Format

Send to:

Choose Destination
See comment in PubMed Commons below
J Exp Bot. 2006;57(6):1211-23. Epub 2006 Mar 21.

Conservation and dissipation of light energy as complementary processes: homoiohydric and poikilohydric autotrophs.

Author information

  • 1Julius von Sachs Institute of Biosciences, University of Würzburg, D-97082 Würzburg, Germany. heber@botanik.uni-wuerzburg.de

Abstract

The relationship between photosynthetic energy conservation and thermal dissipation of light energy is considered, with emphasis on organisms which tolerate full desiccation without suffering photo-oxidative damage in strong light. As soon as water becomes available to dry poikilohydric organisms, they resume photosynthetic water oxidation. Only excess light is then thermally dissipated in mosses and chlorolichens by a mechanism depending on the protonation of a thylakoid protein and availability of zeaxanthin. Upon desiccation, another mechanism is activated which requires neither protonation nor zeaxanthin although the zeaxanthin-dependent mechanism of energy dissipation remains active, provided desiccation occurs in the light. Increased thermal energy dissipation under desiccation finds expression in the loss of variable, and in the quenching of, basal chlorophyll fluorescence. Spectroscopical analysis revealed the activity of photosystem II reaction centres in the absence of water. Oxidized beta-carotene (Car+) and reduced chlorophyll (Chl-), perhaps ChlD1 next to P680 within the D1 subunit, accumulates reversibly under very strong illumination. Although recombination between Car+ and Chl- is too slow to contribute significantly to thermal energy dissipation, a much faster reaction such as the recombination between P680+ and the neighbouring Chl- is suggested to form the molecular basis of desiccation-induced energy dissipation in photosystem II reaction centres. Thermal dissipation of absorbed light energy within a picosecond time domain deactivates excited singlet chlorophyll, thereby preventing triplet accumulation and the consequent photo-oxidative damage by singlet oxygen.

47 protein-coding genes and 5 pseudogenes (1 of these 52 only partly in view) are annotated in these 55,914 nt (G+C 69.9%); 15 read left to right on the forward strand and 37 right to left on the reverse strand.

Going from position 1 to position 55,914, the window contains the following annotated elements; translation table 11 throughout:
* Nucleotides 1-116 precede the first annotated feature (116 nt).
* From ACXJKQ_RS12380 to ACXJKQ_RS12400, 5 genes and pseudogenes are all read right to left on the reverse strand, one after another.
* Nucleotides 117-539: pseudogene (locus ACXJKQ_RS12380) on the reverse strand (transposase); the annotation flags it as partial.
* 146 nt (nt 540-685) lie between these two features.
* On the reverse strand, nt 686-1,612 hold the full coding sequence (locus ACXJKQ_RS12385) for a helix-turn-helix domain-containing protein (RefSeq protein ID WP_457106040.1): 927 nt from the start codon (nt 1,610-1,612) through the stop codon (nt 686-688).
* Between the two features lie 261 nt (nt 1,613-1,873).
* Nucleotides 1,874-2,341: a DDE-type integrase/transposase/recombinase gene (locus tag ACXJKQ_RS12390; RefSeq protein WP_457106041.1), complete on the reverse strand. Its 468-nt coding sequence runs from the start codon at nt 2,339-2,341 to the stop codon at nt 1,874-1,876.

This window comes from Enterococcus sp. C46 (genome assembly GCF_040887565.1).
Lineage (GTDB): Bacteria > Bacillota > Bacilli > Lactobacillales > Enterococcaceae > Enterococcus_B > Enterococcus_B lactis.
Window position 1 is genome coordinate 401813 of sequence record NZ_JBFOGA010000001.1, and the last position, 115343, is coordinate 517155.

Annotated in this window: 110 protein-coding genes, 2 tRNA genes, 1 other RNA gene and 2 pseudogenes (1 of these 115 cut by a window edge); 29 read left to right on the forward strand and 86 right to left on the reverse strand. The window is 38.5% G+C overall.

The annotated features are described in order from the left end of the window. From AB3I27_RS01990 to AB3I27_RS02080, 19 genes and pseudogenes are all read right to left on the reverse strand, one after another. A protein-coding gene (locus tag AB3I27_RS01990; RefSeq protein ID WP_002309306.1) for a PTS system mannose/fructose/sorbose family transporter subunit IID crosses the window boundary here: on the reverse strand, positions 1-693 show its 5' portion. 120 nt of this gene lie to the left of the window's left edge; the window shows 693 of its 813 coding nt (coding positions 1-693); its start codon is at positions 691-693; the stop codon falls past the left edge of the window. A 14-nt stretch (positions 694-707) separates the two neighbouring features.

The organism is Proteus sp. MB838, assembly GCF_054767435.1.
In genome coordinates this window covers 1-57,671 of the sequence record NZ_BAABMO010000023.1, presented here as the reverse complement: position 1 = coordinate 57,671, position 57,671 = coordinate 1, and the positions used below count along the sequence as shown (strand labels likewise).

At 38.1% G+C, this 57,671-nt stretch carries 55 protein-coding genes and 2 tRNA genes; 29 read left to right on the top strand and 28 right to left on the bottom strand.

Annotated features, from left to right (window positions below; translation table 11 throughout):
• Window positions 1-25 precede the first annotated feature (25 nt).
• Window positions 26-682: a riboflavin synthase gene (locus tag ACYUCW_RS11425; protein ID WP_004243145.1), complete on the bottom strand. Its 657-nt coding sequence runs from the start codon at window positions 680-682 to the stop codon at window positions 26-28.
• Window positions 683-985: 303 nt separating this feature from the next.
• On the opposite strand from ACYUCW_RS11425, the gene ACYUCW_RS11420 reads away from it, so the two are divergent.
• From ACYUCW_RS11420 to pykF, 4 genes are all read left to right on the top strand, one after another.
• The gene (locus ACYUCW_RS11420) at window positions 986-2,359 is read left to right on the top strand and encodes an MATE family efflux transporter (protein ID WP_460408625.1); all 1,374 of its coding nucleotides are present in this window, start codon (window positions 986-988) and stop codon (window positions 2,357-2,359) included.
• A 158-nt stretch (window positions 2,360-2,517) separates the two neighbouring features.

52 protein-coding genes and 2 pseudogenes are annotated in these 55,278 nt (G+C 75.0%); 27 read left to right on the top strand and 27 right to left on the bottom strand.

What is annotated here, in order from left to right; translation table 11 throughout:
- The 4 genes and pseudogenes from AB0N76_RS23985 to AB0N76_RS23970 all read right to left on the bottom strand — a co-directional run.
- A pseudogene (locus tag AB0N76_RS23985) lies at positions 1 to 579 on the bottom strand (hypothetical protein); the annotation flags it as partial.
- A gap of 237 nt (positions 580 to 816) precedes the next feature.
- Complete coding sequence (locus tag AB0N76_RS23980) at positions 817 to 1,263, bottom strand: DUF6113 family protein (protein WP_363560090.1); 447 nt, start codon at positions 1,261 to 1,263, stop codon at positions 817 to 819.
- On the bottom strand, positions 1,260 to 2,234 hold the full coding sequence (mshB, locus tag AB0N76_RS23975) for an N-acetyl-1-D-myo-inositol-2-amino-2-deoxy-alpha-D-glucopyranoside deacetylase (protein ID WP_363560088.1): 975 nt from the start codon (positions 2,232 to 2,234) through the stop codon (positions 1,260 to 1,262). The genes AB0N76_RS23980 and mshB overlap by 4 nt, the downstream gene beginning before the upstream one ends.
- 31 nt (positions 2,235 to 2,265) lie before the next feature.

PMID:
16551690
[PubMed - indexed for MEDLINE]
Free full text
PubMed Commons home

PubMed Commons

0 comments
How to join PubMed Commons

    Supplemental Content

    Full text links

    Icon for HighWire
    Loading ...
    Write to the Help Desk